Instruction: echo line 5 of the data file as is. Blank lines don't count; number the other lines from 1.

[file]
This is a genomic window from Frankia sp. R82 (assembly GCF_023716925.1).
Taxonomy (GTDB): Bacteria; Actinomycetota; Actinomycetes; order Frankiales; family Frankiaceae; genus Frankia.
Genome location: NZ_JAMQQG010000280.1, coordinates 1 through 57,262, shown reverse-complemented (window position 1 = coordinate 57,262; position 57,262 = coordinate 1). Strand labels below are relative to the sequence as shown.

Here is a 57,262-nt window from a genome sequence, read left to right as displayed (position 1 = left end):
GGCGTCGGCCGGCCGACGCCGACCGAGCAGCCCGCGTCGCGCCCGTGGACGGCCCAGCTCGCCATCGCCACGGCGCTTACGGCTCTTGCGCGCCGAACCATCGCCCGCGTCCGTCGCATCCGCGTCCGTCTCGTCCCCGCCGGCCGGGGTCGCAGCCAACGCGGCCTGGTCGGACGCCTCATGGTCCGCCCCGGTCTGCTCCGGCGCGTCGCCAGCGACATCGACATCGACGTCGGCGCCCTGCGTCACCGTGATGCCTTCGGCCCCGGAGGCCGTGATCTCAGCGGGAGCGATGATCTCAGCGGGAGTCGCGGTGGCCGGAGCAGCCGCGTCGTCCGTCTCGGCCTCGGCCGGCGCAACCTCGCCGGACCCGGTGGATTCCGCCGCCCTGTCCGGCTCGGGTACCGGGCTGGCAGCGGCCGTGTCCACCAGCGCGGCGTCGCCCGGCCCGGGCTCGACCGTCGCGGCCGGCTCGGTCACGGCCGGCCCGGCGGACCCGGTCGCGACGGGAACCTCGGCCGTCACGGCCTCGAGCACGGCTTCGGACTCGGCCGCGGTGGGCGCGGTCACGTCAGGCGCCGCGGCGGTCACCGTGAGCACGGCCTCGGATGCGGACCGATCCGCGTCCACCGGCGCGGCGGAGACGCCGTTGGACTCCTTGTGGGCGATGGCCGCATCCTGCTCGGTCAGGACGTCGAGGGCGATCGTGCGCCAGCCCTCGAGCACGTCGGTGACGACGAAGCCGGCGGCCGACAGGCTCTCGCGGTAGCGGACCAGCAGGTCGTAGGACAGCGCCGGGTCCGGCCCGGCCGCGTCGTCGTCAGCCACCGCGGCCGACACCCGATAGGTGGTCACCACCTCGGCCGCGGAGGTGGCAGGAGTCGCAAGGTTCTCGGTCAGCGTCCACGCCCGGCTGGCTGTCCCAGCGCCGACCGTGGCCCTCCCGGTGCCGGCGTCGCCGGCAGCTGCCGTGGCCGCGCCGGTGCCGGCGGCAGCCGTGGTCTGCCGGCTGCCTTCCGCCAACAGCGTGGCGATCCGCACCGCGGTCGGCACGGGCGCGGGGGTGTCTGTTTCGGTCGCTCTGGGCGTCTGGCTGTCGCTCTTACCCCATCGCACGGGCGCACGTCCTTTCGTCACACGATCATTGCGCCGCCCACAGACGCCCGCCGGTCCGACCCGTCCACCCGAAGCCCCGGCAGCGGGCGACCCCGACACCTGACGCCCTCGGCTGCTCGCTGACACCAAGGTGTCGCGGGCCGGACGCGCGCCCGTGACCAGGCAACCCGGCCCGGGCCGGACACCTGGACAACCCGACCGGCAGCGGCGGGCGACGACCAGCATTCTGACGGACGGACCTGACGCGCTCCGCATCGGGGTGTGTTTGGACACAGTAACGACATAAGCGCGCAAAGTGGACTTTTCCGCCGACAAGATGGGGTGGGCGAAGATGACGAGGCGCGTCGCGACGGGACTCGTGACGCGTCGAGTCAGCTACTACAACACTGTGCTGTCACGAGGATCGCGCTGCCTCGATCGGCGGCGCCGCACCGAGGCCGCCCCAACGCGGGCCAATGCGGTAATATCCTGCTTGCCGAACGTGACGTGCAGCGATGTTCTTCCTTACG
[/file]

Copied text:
GGCGTCGGCCGGCCGACGCCGACCGAGCAGCCCGCGTCGCGCCCGTGGACGGCCCAGCTCGCCATCGCCACGGCGCTTACGGCTCTTGCGCGCCGAACCATCGCCCGCGTCCGTCGCATCCGCGTCCGTCTCGTCCCCGCCGGCCGGGGTCGCAGCCAACGCGGCCTGGTCGGACGCCTCATGGTCCGCCCCGGTCTGCTCCGGCGCGTCGCCAGCGACATCGACATCGACGTCGGCGCCCTGCGTCACCGTGATGCCTTCGGCCCCGGAGGCCGTGATCTCAGCGGGAGCGATGATCTCAGCGGGAGTCGCGGTGGCCGGAGCAGCCGCGTCGTCCGTCTCGGCCTCGGCCGGCGCAACCTCGCCGGACCCGGTGGATTCCGCCGCCCTGTCCGGCTCGGGTACCGGGCTGGCAGCGGCCGTGTCCACCAGCGCGGCGTCGCCCGGCCCGGGCTCGACCGTCGCGGCCGGCTCGGTCACGGCCGGCCCGGCGGACCCGGTCGCGACGGGAACCTCGGCCGTCACGGCCTCGAGCACGGCTTCGGACTCGGCCGCGGTGGGCGCGGTCACGTCAGGCGCCGCGGCGGTCACCGTGAGCACGGCCTCGGATGCGGACCGATCCGCGTCCACCGGCGCGGCGGAGACGCCGTTGGACTCCTTGTGGGCGATGGCCGCATCCTGCTCGGTCAGGACGTCGAGGGCGATCGTGCGCCAGCCCTCGAGCACGTCGGTGACGACGAAGCCGGCGGCCGACAGGCTCTCGCGGTAGCGGACCAGCAGGTCGTAGGACAGCGCCGGGTCCGGCCCGGCCGCGTCGTCGTCAGCCACCGCGGCCGACACCCGATAGGTGGTCACCACCTCGGCCGCGGAGGTGGCAGGAGTCGCAAGGTTCTCGGTCAGCGTCCACGCCCGGCTGGCTGTCCCAGCGCCGACCGTGGCCCTCCCGGTGCCGGCGTCGCCGGCAGCTGCCGTGGCCGCGCCGGTGCCGGCGGCAGCCGTGGTCTGCCGGCTGCCTTCCGCCAACAGCGTGGCGATCCGCACCGCGGTCGGCACGGGCGCGGGGGTGTCTGTTTCGGTCGCTCTGGGCGTCTGGCTGTCGCTCTTACCCCATCGCACGGGCGCACGTCCTTTCGTCACACGATCATTGCGCCGCCCACAGACGCCCGCCGGTCCGACCCGTCCACCCGAAGCCCCGGCAGCGGGCGACCCCGACACCTGACGCCCTCGGCTGCTCGCTGACACCAAGGTGTCGCGGGCCGGACGCGCGCCCGTGACCAGGCAACCCGGCCCGGGCCGGACACCTGGACAACCCGACCGGCAGCGGCGGGCGACGACCAGCATTCTGACGGACGGACCTGACGCGCTCCGCATCGGGGTGTGTTTGGACACAGTAACGACATAAGCGCGCAAAGTGGACTTTTCCGCCGACAAGATGGGGTGGGCGAAGATGACGAGGCGCGTCGCGACGGGACTCGTGACGCGTCGAGTCAGCTACTACAACACTGTGCTGTCACGAGGATCGCGCTGCCTCGATCGGCGGCGCCGCACCGAGGCCGCCCCAACGCGGGCCAATGCGGTAATATCCTGCTTGCCGAACGTGACGTGCAGCGATGTTCTTCCTTACG